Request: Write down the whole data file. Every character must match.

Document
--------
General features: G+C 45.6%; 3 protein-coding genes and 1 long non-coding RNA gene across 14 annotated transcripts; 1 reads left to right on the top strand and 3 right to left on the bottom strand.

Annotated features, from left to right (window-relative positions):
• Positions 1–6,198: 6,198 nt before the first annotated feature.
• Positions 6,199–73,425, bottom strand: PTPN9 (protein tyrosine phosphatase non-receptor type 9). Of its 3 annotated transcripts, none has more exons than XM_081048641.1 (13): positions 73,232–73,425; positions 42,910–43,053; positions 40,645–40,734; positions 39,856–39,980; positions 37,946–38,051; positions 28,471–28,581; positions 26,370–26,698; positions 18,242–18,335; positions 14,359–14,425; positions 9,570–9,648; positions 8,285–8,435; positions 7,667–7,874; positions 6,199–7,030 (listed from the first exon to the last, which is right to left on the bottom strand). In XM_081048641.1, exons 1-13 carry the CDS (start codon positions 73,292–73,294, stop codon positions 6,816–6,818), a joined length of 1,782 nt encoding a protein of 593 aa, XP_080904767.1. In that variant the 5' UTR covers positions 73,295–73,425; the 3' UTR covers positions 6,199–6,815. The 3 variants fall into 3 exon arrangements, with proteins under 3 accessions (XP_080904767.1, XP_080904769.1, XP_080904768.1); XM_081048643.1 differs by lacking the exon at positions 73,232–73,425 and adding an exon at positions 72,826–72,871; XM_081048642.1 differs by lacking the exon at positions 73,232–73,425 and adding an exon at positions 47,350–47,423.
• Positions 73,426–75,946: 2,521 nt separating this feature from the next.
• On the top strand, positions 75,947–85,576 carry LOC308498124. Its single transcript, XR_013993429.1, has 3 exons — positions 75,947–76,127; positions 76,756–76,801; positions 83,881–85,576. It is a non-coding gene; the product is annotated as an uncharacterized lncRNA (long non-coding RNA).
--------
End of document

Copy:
General features: G+C 45.6%; 3 protein-coding genes and 1 long non-coding RNA gene across 14 annotated transcripts; 1 reads left to right on the top strand and 3 right to left on the bottom strand.

Annotated features, from left to right (window-relative positions):
• Positions 1–6,198: 6,198 nt before the first annotated feature.
• Positions 6,199–73,425, bottom strand: PTPN9 (protein tyrosine phosphatase non-receptor type 9). Of its 3 annotated transcripts, none has more exons than XM_081048641.1 (13): positions 73,232–73,425; positions 42,910–43,053; positions 40,645–40,734; positions 39,856–39,980; positions 37,946–38,051; positions 28,471–28,581; positions 26,370–26,698; positions 18,242–18,335; positions 14,359–14,425; positions 9,570–9,648; positions 8,285–8,435; positions 7,667–7,874; positions 6,199–7,030 (listed from the first exon to the last, which is right to left on the bottom strand). In XM_081048641.1, exons 1-13 carry the CDS (start codon positions 73,292–73,294, stop codon positions 6,816–6,818), a joined length of 1,782 nt encoding a protein of 593 aa, XP_080904767.1. In that variant the 5' UTR covers positions 73,295–73,425; the 3' UTR covers positions 6,199–6,815. The 3 variants fall into 3 exon arrangements, with proteins under 3 accessions (XP_080904767.1, XP_080904769.1, XP_080904768.1); XM_081048643.1 differs by lacking the exon at positions 73,232–73,425 and adding an exon at positions 72,826–72,871; XM_081048642.1 differs by lacking the exon at positions 73,232–73,425 and adding an exon at positions 47,350–47,423.
• Positions 73,426–75,946: 2,521 nt separating this feature from the next.
• On the top strand, positions 75,947–85,576 carry LOC308498124. Its single transcript, XR_013993429.1, has 3 exons — positions 75,947–76,127; positions 76,756–76,801; positions 83,881–85,576. It is a non-coding gene; the product is annotated as an uncharacterized lncRNA (long non-coding RNA).